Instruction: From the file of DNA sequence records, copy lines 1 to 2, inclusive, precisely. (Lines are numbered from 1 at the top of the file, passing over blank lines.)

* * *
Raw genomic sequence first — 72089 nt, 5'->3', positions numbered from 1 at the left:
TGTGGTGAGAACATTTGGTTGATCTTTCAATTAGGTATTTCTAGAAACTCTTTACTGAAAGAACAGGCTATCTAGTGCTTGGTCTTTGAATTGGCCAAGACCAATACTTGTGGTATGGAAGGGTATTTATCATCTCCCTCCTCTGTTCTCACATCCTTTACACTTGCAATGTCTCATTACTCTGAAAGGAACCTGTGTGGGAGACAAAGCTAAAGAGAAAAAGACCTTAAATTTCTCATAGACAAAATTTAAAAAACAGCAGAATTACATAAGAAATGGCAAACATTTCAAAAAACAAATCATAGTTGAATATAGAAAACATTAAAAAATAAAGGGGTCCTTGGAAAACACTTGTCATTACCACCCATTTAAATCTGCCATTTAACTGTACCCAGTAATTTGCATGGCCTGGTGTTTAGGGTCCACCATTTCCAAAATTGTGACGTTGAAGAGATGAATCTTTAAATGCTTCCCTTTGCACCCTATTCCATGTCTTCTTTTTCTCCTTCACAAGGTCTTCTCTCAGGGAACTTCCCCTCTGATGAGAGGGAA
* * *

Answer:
Raw genomic sequence first — 72089 nt, 5'->3', positions numbered from 1 at the left:
TGTGGTGAGAACATTTGGTTGATCTTTCAATTAGGTATTTCTAGAAACTCTTTACTGAAAGAACAGGCTATCTAGTGCTTGGTCTTTGAATTGGCCAAGACCAATACTTGTGGTATGGAAGGGTATTTATCATCTCCCTCCTCTGTTCTCACATCCTTTACACTTGCAATGTCTCATTACTCTGAAAGGAACCTGTGTGGGAGACAAAGCTAAAGAGAAAAAGACCTTAAATTTCTCATAGACAAAATTTAAAAAACAGCAGAATTACATAAGAAATGGCAAACATTTCAAAAAACAAATCATAGTTGAATATAGAAAACATTAAAAAATAAAGGGGTCCTTGGAAAACACTTGTCATTACCACCCATTTAAATCTGCCATTTAACTGTACCCAGTAATTTGCATGGCCTGGTGTTTAGGGTCCACCATTTCCAAAATTGTGACGTTGAAGAGATGAATCTTTAAATGCTTCCCTTTGCACCCTATTCCATGTCTTCTTTTTCTCCTTCACAAGGTCTTCTCTCAGGGAACTTCCCCTCTGATGAGAGGGAA